Heading into this school year I was a little bit worried about how my son Derek would handle things. He had never been to public school and for the most part, has been sheltered his entire life. His experiences up until this year have been wonderful and have helped shape him into the child that he is today.
His mom and I are quite proud of him. He was recently awarded “The Most Caring Award” in his class. To be quite honest, that meant more to us than anything else. Derek couldn’t have had a better year. And for that we are forever grateful to the women who loved him like he was their own.
But as you can see above, this piece is not about his relationship with his teachers. That is for a later piece. No, this piece is about a connection, a friendship, a bond that formed between an unlikely pair. The photo above is of my son and one of his best friends, Mr. Johnson, or “Juggy” as he affectionately called. Mr. Johnson wears many hats throughout the day. He spends much of his time working as a mentor to students that may need a little extra help just making it through the day.
I am not quite sure how their friendship started. It just did. Somehow they found each other. They look forward to seeing each other every day. Derek often runs and jumps into his arms and Mr. Johnson always catches him. Derek knows that he always will.
Earlier this year, when my wife and I forgot to inform our parents that Derek’s school was celebrating Grandparent’s Day, Mr. Johnson offered to be my son’s grandparent. He stopped what he was doing and went to Derek’s classroom. Because he didn’t want Derek to be sad. Because he knew that’s what Derek would want. Because they are good friends.
Each and every day we do everything we can to try and build relationships with the students that we serve. And it’s not easy. Whether we want to admit it or not there are factors that oftentimes can get in the way. Sometimes it is age. Sometimes it is race. Sometimes it is culture.
So knowing this, how is that these two unlikely souls found each other? A large middle-aged black man and a small four-year old white boy. What could they possibly have in common? Why did they bond from day 1?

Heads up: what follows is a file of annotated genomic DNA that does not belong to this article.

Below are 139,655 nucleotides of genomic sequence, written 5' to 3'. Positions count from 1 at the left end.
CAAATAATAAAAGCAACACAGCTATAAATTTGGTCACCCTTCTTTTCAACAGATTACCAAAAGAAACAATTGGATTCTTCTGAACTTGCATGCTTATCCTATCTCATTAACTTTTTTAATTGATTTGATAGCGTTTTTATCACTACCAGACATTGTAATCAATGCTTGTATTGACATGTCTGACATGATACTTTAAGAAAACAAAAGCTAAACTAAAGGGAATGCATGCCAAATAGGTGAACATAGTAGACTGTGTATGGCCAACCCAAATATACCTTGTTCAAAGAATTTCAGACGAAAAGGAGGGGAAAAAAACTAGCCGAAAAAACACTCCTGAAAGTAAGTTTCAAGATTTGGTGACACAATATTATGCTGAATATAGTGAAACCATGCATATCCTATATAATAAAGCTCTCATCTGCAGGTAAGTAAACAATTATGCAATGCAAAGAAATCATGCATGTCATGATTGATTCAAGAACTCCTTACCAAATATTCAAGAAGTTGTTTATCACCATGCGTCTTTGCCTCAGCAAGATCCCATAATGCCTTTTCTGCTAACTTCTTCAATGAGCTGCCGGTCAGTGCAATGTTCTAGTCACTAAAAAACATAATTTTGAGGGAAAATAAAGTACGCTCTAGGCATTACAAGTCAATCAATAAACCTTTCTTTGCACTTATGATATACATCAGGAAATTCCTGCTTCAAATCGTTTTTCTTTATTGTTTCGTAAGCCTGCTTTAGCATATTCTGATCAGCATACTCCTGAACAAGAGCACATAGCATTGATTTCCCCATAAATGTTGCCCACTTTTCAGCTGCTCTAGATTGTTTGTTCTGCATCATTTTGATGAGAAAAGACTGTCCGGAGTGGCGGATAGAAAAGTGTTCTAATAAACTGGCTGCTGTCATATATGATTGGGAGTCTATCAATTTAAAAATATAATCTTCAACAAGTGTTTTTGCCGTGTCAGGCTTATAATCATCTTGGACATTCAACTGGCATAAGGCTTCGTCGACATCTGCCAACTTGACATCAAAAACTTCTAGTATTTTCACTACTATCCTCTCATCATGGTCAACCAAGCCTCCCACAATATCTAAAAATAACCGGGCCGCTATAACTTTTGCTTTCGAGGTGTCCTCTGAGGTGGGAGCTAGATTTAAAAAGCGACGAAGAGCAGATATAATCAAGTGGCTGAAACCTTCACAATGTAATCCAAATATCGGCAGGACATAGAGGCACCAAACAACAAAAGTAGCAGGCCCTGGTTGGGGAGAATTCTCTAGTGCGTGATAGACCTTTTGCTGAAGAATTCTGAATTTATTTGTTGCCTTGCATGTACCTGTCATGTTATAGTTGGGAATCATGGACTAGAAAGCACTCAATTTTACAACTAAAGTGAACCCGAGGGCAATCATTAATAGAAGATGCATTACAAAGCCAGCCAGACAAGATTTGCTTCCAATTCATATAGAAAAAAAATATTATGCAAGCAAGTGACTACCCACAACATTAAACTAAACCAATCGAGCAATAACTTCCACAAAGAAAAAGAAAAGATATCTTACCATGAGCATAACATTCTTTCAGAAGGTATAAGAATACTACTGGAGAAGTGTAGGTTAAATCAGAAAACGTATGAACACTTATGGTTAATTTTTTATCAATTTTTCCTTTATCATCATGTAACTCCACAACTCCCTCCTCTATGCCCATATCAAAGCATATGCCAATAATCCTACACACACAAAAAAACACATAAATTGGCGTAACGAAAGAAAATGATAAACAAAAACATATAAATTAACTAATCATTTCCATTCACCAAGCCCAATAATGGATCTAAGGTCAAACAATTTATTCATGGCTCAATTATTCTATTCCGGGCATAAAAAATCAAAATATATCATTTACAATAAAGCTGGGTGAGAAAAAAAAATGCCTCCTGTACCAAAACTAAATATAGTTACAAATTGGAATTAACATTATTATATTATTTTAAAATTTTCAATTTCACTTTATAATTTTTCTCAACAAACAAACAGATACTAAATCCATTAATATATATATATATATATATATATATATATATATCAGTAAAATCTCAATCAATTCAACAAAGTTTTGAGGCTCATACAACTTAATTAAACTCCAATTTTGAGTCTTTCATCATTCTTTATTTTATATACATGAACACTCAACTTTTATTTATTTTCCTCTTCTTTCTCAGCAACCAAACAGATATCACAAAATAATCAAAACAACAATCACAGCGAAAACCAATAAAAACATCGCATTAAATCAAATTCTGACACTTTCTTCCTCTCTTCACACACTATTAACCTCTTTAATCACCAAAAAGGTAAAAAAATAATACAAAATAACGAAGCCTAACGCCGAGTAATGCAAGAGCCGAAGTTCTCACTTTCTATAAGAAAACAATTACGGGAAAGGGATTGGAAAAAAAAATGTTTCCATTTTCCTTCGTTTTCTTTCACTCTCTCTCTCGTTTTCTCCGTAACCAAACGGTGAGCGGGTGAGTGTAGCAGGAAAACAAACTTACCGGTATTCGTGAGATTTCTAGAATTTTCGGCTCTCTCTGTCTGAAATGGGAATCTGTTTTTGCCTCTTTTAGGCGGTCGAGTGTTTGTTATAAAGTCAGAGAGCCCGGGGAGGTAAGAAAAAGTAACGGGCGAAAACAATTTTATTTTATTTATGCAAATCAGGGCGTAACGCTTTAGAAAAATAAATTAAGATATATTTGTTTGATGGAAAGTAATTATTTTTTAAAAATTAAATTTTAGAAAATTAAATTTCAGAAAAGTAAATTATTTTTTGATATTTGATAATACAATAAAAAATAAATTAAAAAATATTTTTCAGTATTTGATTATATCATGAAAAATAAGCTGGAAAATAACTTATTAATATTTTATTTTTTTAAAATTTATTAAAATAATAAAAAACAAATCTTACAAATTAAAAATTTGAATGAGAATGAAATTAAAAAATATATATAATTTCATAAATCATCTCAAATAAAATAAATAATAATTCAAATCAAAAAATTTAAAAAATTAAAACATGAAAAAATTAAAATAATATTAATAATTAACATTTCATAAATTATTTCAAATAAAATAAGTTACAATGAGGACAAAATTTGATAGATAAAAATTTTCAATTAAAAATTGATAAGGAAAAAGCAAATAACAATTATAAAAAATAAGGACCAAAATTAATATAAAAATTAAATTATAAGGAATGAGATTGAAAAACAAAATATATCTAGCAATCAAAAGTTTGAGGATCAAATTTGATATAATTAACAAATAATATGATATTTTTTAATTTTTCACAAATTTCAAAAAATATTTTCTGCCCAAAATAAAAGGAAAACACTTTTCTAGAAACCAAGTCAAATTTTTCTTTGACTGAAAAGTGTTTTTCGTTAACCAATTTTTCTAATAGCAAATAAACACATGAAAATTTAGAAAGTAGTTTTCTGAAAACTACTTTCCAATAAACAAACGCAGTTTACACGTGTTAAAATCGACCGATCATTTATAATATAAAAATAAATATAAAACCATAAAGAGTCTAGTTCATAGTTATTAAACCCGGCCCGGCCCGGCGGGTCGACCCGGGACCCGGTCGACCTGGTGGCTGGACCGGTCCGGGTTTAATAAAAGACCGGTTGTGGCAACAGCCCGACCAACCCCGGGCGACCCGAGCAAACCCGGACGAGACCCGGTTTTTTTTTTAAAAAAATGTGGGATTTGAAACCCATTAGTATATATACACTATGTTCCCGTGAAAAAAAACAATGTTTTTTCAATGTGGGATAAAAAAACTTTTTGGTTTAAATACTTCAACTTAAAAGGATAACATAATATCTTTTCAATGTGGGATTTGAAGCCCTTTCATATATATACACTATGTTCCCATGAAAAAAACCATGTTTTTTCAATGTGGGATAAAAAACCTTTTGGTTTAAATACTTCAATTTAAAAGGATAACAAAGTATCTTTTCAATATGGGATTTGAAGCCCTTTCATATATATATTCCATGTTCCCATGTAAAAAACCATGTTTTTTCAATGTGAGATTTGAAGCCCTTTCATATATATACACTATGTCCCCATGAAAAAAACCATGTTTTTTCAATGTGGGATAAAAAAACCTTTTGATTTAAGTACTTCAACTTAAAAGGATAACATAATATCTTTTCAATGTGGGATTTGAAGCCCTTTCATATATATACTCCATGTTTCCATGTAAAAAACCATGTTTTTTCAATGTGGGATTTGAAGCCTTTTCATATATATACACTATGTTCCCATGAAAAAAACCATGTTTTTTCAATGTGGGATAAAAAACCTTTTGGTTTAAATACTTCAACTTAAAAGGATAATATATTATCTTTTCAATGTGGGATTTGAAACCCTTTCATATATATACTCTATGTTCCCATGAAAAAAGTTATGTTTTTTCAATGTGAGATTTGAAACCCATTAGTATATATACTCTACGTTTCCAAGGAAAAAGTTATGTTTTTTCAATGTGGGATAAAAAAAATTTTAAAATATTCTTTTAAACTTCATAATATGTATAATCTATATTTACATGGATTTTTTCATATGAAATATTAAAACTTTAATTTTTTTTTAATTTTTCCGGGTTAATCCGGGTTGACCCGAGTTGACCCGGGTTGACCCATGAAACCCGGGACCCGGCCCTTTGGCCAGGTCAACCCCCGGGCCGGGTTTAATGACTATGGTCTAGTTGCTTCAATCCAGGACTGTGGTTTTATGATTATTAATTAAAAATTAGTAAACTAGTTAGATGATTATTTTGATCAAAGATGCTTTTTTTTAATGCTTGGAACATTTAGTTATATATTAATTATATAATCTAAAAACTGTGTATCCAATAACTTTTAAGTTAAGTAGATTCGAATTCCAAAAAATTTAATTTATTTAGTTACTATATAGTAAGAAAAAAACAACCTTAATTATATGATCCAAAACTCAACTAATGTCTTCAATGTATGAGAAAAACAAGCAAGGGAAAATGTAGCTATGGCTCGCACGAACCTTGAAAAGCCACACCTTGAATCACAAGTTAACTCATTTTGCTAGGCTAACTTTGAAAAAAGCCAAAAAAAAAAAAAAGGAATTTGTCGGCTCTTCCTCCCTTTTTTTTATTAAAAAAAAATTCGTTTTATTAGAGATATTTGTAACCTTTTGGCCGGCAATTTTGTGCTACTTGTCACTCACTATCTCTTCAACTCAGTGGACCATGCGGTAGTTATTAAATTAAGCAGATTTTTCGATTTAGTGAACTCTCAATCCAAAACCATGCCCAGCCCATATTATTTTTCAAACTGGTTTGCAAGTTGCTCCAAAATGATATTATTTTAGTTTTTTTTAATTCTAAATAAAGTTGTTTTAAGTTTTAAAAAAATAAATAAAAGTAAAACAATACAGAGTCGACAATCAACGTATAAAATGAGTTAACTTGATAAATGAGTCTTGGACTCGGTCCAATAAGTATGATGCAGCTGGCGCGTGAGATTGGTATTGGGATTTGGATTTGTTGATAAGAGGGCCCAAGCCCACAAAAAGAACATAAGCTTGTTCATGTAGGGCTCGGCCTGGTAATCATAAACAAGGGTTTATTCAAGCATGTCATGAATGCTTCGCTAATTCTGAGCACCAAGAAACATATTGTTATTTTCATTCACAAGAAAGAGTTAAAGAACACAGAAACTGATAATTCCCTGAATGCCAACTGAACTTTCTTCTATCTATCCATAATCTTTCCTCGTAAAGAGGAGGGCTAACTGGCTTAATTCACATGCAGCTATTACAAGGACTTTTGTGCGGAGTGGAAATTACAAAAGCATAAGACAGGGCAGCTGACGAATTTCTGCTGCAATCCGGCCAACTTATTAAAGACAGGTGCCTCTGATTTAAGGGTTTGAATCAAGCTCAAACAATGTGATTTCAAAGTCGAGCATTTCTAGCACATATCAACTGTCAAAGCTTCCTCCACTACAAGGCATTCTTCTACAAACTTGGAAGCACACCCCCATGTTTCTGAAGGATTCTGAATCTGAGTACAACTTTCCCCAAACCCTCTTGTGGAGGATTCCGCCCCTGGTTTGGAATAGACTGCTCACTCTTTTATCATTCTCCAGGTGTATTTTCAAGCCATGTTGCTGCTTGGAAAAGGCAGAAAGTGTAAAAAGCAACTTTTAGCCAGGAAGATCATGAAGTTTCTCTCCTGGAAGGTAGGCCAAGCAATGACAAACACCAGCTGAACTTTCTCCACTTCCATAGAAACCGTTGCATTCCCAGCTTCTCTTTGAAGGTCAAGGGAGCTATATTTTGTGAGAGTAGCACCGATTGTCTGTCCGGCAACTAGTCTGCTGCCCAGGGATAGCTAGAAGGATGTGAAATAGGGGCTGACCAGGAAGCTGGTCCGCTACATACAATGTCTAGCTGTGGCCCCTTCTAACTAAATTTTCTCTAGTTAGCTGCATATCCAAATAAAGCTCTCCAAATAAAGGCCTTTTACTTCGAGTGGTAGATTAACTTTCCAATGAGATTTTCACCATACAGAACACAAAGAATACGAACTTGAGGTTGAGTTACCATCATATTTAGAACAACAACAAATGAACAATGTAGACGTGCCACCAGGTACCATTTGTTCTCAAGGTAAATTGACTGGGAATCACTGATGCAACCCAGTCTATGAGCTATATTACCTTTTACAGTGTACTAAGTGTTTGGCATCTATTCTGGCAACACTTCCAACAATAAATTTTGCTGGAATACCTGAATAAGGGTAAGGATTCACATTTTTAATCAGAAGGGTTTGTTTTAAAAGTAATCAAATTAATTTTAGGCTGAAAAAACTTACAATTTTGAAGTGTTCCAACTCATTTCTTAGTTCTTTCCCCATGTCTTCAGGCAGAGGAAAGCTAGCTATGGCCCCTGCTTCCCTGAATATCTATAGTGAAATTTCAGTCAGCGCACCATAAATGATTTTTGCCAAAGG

Doesn’t race matter?
Doesn’t age matter?
Doesn’t culture matter?
Yes! Yes! & Yes!
They all matter! But they shouldn’t be roadblocks and they shouldn’t be impediments.
I truly believe that both my son and Mr. Johnson are fully aware of their differences but they aren’t about to let them get in their way. My wife and daughter and I all call Derek Little D and earlier this year Mr. Johnson asked my daughter if it’d be okay if he could do the same. That was an easy question for her to answer.
I spend my days trying to help students and staff build the type of relationship that my son and Mr. Johnson have. Sometimes I am successful and sometimes I am not. And for the longest time I could not, for the life of me, figure out why these two unlikely characters bonded and became so close, so quickly.
Well the other day I went to their school. I got to witness them spending time together for the very first time. And after a few seconds I knew the answer to my question.
Little D and Juggy enjoy being each others’ company. It’s wasn’t anything that they said to one another and it wasn’t anything that they did.
They just were. And that was enough. In fact, it was more than enough. It was everything.
That is what we must work for.
So the question still remains, “why is it that a small four year-old white boy and a large middle-aged black man get along so well?”
And to that I now say,
Why wouldn’t they?
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